It’s really hard to find anyone who does eighties neon pop surrealism like Empire Pictures. If you want to soak in everything about the decade from the bright colors, weird synth music and massive hair, look no further than films like “Terrorvision,” “Bad Channels” and or “Vicious Lips.” Your experience with Albert Pyun’s rare cult film may vary depending on your love for the decade, but sans the nostalgia goggles, it’s only a moderately entertaining experience that it limitless in its oddities. Something of a mixture of “Rock and Rule,” “Jem and the Holograms,” and “Rocky Horror Picture Show,” Albert Pyun throws so much imagery at the audience and there’s never any kind of substance soaked up.
Karl Thomasson is back and is still tortured by his days serving in the military. After flashing back to his old days with a military buddy named Macy who made him swear an oath before he died while imprisoned, he visits his Macy’s daughter. She so happens to be a teacher at a fictitious college where the dominant force is the school football team, all of whom are juicing up on some kind of experimental steroids. After she’s attacked by local drug dealers, Thomasson takes it upon himself to go undercover as a professor and begin investigating who attacked her. While trying to figure out the identity of her attackers, he uncovers a drug ring and begins learning about the dangers of steroids as players slowly either turn up dead or become increasingly violent.
I was surprised there was even such a thing as a “The Substitute 2” since the first film barely warranted a sequel if at all. Tom Berenger is a fine character actor, but the original film only grants a viewing thanks to some okay action moments. I initially thought the sequel series featured Berenger’s character on various adventures as an undercover mercenary playing a substitute, but thankfully the writers dodge that trap. “The Substitute 2” is a sequel in that it is set in the same universe as Berenger’s character. New character Karl Thomasson, as played by Treat Williams, served in the military alongside Berenger’s character O’Shea, and is helped by the surviving mercenary from the first film. Hey, that’s about all you’re getting.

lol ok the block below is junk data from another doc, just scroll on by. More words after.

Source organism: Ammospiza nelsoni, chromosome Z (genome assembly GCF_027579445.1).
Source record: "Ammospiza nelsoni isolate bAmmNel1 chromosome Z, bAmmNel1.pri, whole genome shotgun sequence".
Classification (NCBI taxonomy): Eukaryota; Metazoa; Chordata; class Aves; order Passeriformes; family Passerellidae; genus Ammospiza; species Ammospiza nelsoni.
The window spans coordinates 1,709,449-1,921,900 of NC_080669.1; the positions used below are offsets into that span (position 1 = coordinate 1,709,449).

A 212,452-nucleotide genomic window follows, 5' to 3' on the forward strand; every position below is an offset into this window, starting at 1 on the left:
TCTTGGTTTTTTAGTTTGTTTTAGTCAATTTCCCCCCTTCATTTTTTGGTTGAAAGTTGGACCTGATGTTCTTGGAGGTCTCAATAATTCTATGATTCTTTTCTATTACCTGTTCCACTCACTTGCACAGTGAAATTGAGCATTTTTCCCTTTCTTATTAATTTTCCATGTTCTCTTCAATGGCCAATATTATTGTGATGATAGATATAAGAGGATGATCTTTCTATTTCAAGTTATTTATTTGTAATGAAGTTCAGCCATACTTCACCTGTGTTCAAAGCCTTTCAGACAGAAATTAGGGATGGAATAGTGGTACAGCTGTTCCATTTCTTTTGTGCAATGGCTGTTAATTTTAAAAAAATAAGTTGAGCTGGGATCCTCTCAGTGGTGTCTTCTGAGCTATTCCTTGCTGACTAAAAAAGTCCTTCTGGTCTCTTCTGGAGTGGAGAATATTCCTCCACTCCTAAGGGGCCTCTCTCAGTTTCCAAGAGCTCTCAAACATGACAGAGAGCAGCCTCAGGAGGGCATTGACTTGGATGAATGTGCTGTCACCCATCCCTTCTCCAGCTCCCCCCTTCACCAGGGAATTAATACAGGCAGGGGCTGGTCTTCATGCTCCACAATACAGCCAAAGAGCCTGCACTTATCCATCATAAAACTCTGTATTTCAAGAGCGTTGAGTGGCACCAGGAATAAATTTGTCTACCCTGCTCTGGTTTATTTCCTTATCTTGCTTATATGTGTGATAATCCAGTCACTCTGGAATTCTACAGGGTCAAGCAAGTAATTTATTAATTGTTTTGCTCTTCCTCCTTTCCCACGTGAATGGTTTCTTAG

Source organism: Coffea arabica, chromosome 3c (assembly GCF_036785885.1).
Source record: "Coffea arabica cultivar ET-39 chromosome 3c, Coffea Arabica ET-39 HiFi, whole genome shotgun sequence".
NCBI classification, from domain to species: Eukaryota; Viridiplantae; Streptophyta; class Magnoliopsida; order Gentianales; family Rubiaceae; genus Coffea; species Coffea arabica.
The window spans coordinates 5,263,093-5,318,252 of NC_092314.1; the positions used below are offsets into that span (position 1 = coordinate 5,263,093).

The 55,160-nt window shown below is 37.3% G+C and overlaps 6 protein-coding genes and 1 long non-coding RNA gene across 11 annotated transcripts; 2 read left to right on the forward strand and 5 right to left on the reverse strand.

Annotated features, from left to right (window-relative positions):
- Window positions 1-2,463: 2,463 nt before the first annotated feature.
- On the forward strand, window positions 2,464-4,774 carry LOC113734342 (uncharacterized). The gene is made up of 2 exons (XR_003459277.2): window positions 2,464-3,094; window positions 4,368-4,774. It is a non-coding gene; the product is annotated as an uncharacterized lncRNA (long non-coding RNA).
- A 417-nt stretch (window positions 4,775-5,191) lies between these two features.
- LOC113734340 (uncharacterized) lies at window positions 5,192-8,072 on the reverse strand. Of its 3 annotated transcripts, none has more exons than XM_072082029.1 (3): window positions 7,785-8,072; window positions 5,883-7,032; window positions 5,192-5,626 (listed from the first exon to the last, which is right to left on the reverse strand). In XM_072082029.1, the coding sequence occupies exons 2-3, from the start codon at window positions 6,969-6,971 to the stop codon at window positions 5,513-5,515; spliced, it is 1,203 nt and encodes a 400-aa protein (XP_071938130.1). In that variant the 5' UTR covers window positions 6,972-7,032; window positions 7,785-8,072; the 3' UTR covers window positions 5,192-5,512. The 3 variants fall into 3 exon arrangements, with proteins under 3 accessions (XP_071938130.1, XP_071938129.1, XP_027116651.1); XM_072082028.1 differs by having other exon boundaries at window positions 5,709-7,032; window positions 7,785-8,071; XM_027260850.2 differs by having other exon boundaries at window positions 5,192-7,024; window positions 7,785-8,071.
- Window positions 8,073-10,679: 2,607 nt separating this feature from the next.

In the tradition of films like “The Bad Seed” and “Devil in the Flesh,” Gabrielle Stone stars as Jennifer Stone, a young girl who happens upon a small town one fateful day. Alluring and often enigmatic, Jennifer manages to build the good will of a fellow traveler, and begins establishing herself in the small town of Chestnut Hill. Jennifer will do whatever it takes to build the life she wants, including lying, stealing, and murdering just about anyone. “Stray” is mostly a psychological thriller focusing on this truly complex but twisted antagonist who is oddly alluring but incredibly slimy from the first moment we meet her.
Shane Ryan’s “Guerilla” watches more like a proof of concept film more than a short film, but for what it offers I think there’s a ton of potential for a great feature film down the road. With no dialogue and a sweet eighties synth score, “Guerilla” is a mix of “The Goonies” and “Night of the Comet” centering on the apocalypse and an airborne disease that transforms people in to blood soaked maniacs.
Sometimes during these survival films, we meet people that are either too dumb, or too reckless, but “47 Meters Down” chronicles the plight of two of probably the most unlucky women on planet Earth. A lot of what goes down in the film really poses a logical set up, because when we meet characters Lisa and Kate, they’re both anxiously trying to find an adventure and escape from the doldrums of their lives. Mandy Moore especially is the focal point of “47 Meters Down” where she plays a girl getting over a bad break up who literally has to muster up the will to live in an extraordinary situation. “47 Meters Down” is a pretty basic survival thriller, but it’s definitely helped by the very good performance by Mandy Moore.
Shane Meadows previously worked with Paddy Considine in the criminally underseen “A Room for Romeo Brass.” Considine is a man capable of playing many things, and someone without much of a mental balance is probably his best character yet. Paddy Considine is admittedly one of the most unorthodox choices for the lead in a very dramatic and powerful revenge thriller, but he’s a man who can lend a lot of menace and terror to someone who doesn’t quite look like someone who’d knock heads. When he first meets the men that tormented his younger brother, he lays the fear of God in to them by merely glaring at them when they attempt to crowd him. One scene even finds him rattle a power drunk thug in the middle of a crowded bar.